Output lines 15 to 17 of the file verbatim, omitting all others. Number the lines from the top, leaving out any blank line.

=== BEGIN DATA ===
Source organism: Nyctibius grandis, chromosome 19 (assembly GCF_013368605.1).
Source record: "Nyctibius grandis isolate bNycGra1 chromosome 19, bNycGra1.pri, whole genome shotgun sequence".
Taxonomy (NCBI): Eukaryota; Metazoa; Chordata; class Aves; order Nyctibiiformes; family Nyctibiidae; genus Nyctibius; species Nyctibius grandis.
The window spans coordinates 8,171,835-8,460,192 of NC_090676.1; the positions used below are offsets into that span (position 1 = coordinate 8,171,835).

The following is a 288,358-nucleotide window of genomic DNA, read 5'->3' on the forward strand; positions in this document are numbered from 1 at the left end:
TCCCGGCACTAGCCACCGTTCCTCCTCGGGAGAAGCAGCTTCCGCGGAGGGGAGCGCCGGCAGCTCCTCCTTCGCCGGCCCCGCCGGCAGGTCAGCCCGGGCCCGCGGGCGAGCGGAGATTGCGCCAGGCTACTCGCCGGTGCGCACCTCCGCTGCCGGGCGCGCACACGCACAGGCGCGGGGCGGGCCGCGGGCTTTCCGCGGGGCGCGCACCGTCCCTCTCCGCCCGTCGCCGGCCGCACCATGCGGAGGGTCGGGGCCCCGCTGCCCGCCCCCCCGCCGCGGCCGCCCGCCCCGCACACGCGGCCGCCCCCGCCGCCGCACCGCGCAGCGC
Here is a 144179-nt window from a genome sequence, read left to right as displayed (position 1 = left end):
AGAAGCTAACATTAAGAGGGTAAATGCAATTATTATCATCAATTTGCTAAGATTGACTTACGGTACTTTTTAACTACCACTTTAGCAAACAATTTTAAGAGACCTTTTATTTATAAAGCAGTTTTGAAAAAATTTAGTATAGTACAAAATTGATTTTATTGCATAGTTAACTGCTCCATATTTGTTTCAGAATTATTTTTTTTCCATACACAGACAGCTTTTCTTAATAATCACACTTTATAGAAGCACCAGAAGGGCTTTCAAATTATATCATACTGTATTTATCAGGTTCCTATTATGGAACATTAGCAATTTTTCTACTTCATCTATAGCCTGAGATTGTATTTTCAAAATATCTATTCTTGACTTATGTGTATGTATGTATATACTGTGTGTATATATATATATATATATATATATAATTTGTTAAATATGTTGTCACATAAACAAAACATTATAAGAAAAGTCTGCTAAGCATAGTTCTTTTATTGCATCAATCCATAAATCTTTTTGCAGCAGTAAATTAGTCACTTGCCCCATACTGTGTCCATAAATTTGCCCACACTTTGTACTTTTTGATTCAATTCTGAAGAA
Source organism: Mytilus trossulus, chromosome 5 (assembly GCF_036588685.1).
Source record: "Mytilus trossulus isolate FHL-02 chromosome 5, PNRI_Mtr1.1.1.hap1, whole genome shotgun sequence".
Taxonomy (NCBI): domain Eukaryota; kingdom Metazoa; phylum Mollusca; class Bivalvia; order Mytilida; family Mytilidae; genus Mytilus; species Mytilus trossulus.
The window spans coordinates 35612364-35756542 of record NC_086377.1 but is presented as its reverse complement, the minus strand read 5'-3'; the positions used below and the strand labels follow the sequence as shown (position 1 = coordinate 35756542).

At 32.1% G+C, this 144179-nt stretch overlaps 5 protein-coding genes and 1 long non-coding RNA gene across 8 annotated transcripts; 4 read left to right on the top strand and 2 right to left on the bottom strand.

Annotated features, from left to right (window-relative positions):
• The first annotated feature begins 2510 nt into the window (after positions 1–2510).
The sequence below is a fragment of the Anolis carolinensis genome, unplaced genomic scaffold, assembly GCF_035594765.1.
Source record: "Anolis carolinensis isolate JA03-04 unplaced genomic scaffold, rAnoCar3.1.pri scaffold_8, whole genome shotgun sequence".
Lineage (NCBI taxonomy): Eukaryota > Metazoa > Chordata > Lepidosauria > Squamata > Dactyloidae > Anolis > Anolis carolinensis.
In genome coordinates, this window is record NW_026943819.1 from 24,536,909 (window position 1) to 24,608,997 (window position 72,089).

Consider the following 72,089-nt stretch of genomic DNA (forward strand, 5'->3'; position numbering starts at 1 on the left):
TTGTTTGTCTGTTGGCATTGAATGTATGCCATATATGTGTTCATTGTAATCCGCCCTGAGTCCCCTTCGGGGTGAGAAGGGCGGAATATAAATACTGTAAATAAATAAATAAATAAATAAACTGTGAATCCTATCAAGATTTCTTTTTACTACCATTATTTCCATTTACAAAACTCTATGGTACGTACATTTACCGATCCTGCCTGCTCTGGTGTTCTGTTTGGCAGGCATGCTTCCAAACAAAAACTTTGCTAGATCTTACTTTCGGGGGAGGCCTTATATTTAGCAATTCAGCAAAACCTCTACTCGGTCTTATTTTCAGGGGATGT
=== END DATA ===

• The first annotated feature begins 2510 nt into the window (after positions 1–2510).
The sequence below is a fragment of the Anolis carolinensis genome, unplaced genomic scaffold, assembly GCF_035594765.1.
Source record: "Anolis carolinensis isolate JA03-04 unplaced genomic scaffold, rAnoCar3.1.pri scaffold_8, whole genome shotgun sequence".